this post will help you understand kubeadm, kubelet flags, and nuances of alpine
Creating a production-ready K8s cluster is almost a breeze nowadays on most cloud platforms so I was curious to see how hard it'd be to create a cluster from scratch on my own set of VMs... turns out not very hard.
To accomplish this, you can either do it the hard way or use some automation. You're presented with two options:
- kubespray which uses Ansible under the hood
- kubeadm which is the official way to do it, part of k/k, and supported by amazing k8s team of VMWare
As kubeadm's binary already comes with kubernetes package on Alpine, I decided to go with that option.
I already had KVM installed on my machine and had an Alpine Linux 3.9 VM ready to go, so you need to pause here and provision your VMs if you haven't already before you proceed.
Once you have your VM, you need to add community and testing repositories so you can get the needed binaries for Kubernetes and Docker packages:
# echo "@testing http://dl-cdn.alpinelinux.org/alpine/edge/testing/" >> /etc/apk/repositories
# echo "@community http://dl-cdn.alpinelinux.org/alpine/edge/community/" >> /etc/apk/repositories
then install required packages with:
# apk add kubernetes@testing
# apk add docker@community
# apk add cni-plugins@testing
at this point when I tried to start my docker service, I'd get an error:
# service docker start
supervise-daemon: --pidfile must be specified
failed to start Docker Daemon
ERROR: docker failed to start
This is apparently a bug on part of
supervise-daemon and I created a merge request for this issue to alpine/aports but apparently this issue has been solved in newer versions of Alpine. In case you still run into this, you need to edit your
/etc/init.d/docker file, add
pidfile="/run/docker/docker.pid" and inside
start_pre block add
mkdir -p /run/docker.
Now you can duplicate your VM in KVM, and name the new one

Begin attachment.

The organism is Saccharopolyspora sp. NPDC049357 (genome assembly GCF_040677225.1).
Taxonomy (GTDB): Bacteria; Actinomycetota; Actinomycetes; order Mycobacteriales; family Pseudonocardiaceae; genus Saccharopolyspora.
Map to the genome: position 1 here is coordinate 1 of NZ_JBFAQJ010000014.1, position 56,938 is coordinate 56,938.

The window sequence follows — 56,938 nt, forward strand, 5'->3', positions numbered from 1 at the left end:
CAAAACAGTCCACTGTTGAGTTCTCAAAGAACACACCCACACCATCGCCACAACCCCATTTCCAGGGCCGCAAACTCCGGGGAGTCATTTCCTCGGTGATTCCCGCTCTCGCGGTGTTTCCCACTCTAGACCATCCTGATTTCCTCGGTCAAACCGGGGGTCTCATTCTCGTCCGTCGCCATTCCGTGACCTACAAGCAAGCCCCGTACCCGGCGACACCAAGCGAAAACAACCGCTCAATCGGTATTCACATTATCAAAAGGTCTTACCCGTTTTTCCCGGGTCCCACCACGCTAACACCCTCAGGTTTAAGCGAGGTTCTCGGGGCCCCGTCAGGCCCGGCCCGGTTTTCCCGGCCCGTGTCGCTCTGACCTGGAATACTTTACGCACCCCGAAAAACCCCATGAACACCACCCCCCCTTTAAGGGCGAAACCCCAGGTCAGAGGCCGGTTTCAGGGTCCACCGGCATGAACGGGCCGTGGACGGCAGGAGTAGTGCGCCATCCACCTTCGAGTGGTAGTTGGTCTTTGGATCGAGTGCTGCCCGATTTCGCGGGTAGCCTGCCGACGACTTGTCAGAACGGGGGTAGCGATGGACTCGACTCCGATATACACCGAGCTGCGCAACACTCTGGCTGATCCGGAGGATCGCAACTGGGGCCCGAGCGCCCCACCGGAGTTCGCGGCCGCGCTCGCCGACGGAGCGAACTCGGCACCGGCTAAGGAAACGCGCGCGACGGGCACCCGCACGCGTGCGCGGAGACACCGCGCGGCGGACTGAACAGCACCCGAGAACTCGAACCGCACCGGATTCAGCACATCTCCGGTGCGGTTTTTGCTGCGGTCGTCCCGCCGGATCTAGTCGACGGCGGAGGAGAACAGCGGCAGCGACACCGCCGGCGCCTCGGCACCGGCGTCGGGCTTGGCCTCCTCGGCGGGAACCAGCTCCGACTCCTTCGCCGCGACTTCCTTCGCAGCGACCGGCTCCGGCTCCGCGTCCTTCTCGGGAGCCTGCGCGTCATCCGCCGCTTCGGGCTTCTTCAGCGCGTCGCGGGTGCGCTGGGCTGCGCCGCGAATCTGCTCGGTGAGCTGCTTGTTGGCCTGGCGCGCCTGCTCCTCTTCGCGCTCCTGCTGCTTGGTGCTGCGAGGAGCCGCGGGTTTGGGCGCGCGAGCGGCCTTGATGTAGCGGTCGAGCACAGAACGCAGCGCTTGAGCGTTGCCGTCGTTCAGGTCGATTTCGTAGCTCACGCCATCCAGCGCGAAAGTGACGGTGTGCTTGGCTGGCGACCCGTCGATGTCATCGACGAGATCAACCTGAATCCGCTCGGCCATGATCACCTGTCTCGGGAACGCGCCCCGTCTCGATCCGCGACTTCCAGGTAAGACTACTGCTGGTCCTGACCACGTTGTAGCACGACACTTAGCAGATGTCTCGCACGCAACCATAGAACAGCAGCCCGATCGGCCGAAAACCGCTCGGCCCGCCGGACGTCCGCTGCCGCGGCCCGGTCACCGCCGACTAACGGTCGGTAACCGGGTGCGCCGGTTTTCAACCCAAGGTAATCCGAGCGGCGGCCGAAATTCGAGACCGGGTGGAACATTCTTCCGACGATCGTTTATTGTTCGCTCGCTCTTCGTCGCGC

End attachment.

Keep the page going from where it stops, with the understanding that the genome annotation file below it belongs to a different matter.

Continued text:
# hostname worker-1
# echo "worker-1" > /etc/hostname
make sure to do the same steps for master node but with the name
You're ready to create your control-plane on master node, run:
# kubeadm init --apiserver-advertise-address=[ Master Node's IP Here ] --kubernetes-version=1.17.5
Kubeadm runs in phases, and it was crashing when reaching:
[wait-control-plane] Waiting for the kubelet to boot up the control plane as static Pods from directory "/etc/kubernetes/manifests". This can take up to 4m0s
Running another terminal (using SSH) and restarting the kubelet service fixed this issue. Turns out, Kubeadm starts the kubelet service first and then writes the config files it needs to start properly. On other OSes such as Ubuntu, Systemd -the OS init system- takes care of restarting the crashing service until the config files are there and kubelet can be run.
Alpine on the other hand, uses OpenRC as its init system which doesn't restart on crash loops. For that Gentoo community has introduced
supervise-daemon which is experimental at the moment. To make this possible on Alpine, we fixed this issue directly on kubeadm with this PR.
kubeadm runs it course, it gives you two notes, one is the location of your kube config file. This is the file that
kubectl uses to authenticate to API server on every call. You need to copy this file on any machines that needs to interact with cluster using
Another one is a join statement like below, which is how you'll add your worker nodes to the cluster. First add your CNI on master node and then join from worker node:
# on master node
master-1 # kubectl apply -f "https://cloud.weave.works/k8s/net?k8s-version=$(kubectl version | base64 | tr -d '\n')"
# on worker node
worker-1 # kubeadm join 192.168.122.139:6443 --token hcexp0.qiaxub64z17up9rn --discovery-token-ca-cert-hash sha256:05653259a076769faa952024249faa9c9457b4abf265914ba58f002f08834006
Your join command should succeed now but when I initially tried this command, my kubelet service would again fail to start because config files were missing and, surprisingly, restarting kubelet service didn't help this time. (Shocking, I know!)
After some investigation I realized another mismatch between Systemd and OpenRC,
--bootstrap-kubeconfig=/etc/kubernetes/bootstrap-kubelet.conf was missing from
/etc/conf.d/kubelet and adding it fixed this but didn't specify CNI and my pods would get Docker IPs. You guessed it right, another kubelet argument missing. (See the full changes that were necessary here)
At this point you can deploy your workloads, and if you come from Ubuntu world one subtle difference is that you need to make sure you apps are compatible with musl as opposed to glibc. For example if you're deploying Go static binaries, make sure you're compiling with
CGO_ENABLED=0 to create a statically-linked binary or if you're deploying node apps, make sure your
npm install is being run inside an Alpine container.
That's it! Feel free to reach out to me if you need help with your k8s clusters.